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Theatre world breathes sigh of relief after Chancellor statement

The news concerned Theatre Tax Relief 

Shaftesbury Avenue
(© Pedro Szekely from Los Angeles, USA, CC BY-SA 2.0 <https://creativecommons.org/licenses/by-sa/2.0>, via Wikimedia Commons)

After months of concern and campaigning, the UK theatre industry found out today whether the UK Government's proposed decision to cut theatre tax relief would go ahead. 

As things stand, Theatre Tax Relief (TTR) allows stage businesses and organisations to pay less for their operations – instrumental during periods of uncertainity and financial turbluence.

The tax relief level was raised in 2021 to 45 per cent for non-touring productions (50 per cent for touring shows) to help theatre companies weather the Covid storm. The plan was that, from April 2023, the level would be tapered down to 30 per cent (35 per cent for touring) from April and pre-pandemic levels of 20 per cent (25 per cent for touring) from 2024.  

However, chancellor Jeremy Hunt reversed the previous decision today, following ardant work from campaign groups. Support for cultural sector, tax relief for theatres, orchestras, and museums and galleries will now stay at rates of 45 per cent (50 per cent for touring) for a further two years until 2025.

Society of London Theatre and UK Theatre's heads Hannah Essex and Claire Walker (who were vocally opposed to the reduction in relief) said: “We are delighted that the Chancellor Jeremy Hunt and Secretary of State for Culture, Media and Sport Lucy Frazer  have recognised the value and potential of the Theatre Sector in today’s budget by maintaining the higher rate of theatre tax relief until 2025.

“Maintaining the higher rate means that producers can provide stronger incentives to attract new and greater investment, move forward with confidence on creating exciting productions and provide more jobs for the UK’s hugely talented freelancers, staff and performers in the Creative Industries.”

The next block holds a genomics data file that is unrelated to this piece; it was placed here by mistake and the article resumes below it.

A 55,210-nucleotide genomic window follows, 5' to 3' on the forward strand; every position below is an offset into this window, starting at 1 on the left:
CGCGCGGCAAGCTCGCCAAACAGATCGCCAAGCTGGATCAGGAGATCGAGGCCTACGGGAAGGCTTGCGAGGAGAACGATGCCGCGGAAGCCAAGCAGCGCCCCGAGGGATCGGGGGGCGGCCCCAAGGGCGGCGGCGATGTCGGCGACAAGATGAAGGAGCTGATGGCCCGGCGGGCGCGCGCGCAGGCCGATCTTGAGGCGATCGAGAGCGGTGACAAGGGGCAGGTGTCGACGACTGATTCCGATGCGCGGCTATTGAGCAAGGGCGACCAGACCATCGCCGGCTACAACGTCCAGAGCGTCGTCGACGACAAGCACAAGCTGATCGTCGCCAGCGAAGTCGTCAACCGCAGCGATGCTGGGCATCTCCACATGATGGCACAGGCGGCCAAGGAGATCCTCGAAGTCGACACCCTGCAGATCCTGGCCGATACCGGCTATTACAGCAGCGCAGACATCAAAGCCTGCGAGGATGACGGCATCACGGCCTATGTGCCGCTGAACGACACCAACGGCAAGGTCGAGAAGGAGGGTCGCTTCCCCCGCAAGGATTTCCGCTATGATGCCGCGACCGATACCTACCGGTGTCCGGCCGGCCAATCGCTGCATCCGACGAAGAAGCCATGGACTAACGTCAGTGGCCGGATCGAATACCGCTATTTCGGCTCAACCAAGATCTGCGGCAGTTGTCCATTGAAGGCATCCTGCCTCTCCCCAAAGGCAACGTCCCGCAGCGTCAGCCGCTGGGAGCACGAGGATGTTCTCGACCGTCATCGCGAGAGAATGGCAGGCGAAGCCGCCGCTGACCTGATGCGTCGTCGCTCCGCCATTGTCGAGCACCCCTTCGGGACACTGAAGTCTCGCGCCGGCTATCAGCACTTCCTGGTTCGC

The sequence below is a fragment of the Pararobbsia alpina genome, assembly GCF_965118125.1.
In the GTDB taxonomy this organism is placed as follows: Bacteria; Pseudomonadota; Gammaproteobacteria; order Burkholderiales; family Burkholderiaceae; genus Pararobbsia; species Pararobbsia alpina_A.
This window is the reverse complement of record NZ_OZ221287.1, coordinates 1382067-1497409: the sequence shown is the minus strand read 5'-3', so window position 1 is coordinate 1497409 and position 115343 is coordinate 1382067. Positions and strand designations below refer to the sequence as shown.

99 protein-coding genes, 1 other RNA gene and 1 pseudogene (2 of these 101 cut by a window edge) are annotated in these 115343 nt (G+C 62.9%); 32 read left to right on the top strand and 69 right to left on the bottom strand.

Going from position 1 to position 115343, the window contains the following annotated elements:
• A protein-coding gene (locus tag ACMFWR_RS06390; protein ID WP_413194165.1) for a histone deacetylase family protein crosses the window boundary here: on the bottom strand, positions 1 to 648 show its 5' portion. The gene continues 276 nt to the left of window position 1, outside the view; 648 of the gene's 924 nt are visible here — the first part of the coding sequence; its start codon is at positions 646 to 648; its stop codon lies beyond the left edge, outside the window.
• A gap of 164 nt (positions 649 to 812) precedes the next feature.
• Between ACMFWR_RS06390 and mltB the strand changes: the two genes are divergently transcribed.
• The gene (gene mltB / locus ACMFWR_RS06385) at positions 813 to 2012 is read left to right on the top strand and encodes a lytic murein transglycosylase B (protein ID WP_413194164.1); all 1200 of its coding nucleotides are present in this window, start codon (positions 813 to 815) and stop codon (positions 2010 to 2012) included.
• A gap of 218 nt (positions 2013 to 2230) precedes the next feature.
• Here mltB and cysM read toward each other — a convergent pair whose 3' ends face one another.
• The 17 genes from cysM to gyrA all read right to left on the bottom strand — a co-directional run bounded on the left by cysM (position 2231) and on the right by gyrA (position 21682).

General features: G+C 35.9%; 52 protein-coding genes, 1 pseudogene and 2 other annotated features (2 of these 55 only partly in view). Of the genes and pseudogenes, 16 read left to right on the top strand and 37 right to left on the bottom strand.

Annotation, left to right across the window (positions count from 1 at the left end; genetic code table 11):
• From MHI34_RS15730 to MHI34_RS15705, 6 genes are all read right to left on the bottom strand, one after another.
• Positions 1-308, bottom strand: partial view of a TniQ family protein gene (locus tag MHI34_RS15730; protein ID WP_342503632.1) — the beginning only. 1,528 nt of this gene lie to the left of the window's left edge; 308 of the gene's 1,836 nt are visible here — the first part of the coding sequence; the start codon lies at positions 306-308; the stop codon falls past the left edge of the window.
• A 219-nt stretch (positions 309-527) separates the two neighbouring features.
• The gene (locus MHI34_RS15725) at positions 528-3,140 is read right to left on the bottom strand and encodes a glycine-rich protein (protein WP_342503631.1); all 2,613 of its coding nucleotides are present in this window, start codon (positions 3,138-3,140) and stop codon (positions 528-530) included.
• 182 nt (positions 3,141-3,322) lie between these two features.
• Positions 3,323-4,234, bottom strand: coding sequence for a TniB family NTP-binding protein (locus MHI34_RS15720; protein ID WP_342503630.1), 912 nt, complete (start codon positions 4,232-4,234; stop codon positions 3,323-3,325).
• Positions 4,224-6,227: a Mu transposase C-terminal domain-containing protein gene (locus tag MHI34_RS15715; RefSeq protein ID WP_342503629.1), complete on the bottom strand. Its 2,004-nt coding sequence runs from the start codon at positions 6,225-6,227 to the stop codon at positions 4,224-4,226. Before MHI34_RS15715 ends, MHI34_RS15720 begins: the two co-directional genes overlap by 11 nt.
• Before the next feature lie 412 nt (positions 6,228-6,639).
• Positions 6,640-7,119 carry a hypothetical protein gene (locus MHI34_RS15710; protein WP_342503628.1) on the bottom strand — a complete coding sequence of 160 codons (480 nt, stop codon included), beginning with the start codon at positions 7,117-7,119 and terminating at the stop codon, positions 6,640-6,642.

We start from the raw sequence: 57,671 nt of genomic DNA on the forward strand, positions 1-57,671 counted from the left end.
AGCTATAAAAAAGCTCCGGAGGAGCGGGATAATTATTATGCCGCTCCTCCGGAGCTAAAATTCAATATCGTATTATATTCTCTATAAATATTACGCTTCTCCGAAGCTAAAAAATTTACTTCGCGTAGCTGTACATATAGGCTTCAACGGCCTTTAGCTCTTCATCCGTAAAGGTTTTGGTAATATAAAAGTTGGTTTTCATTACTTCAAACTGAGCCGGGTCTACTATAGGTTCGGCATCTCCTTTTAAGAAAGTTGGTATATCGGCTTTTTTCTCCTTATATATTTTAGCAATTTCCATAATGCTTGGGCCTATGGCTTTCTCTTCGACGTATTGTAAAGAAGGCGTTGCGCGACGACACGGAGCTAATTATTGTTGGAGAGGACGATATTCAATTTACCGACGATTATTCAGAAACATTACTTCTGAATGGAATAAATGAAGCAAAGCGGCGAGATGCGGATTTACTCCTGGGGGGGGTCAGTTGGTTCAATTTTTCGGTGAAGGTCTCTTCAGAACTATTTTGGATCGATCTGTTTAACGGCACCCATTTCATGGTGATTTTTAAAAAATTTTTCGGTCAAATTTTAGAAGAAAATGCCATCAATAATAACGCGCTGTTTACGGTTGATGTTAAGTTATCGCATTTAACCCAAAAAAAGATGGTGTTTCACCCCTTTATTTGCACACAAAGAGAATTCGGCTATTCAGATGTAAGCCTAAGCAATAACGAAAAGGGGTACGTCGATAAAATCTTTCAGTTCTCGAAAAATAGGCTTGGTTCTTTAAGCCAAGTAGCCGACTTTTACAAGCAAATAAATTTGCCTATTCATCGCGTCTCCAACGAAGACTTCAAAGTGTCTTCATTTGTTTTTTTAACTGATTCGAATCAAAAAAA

“The new productions unlocked by the higher rate will drive economic growth across the country: for every £1 spent on a theatre ticket, audiences spend £1.40 around the theatre in bars, restaurants and on their transport and accommodation, providing a boost of £1.94bn a year to local economies.

“As the Chancellor plans to outline his long-term vision for the Creative Industries as a key growth sector later in the year, maintaining this higher rate of relief is a welcome first step to deliver growth in the creative economy, and the theatre industry looks forward to increased collaboration with HM Treasury over the next few months as the vision is developed.”

The CEOS of Trafalgar Entertainment (one of the most significant producers of touring and London shows) Howard Panter and Rosemary Squire said: "We unequivocally welcome today’s budget announcement by Jeremy Hunt and Lucy Frazer, to maintain the higher rate of Theatre Tax Relief. This decision recognises the significance and cultural impact of the theatre industry in our society, and the importance of the sector’s valuable contributions to the wider economy.

"The higher rates of Theatre Tax Relief will act as a stimulus for future investment, job growth, and economic prosperity, both locally and nationally. It will also provide a major boost to touring productions with increased producer confidence and greater choice for audiences. 

"The news will be a welcome relief for the arts, tourism and hospitality sectors which have all suffered immeasurable blows in recent years as a result of the pandemic, the cost-of-living crisis and soaring energy prices. But most of all, it’s a huge win for the millions of people across the UK who access and enjoy cultural activities every week in their towns and cities." 

The National Theatre's executive director Kate Varah added: "We are thrilled that the Government has made the vital decision to maintain the higher rate of Theatre Tax Relief.

"In a period where the sector is navigating ongoing financial headwinds, it means the National Theatre and our colleagues in theatres across the UK can continue to make world-class productions of real ambition that delight audiences, provide jobs, stimulate economic growth and cement the UK as a global leader in culture." 

Paul W Fleming, general secretary of Equity, commented on today’s Budget saying: “It is small comfort that the government has continued its commitment to using theatre tax relief to plug the gaps created by austerity. However even this is only as a result of intense lobbying from Equity and the industry.”

“Because while the Chancellor talks about a budget for growth, the reality is his government has presided over a precipitous decline in arts funding, culminating in the closure of Oldham Coliseum, and potential job losses at the English National Opera. We need a total reset of arts policy, based on investment and good jobs – decent culture for all, not constant culture war.”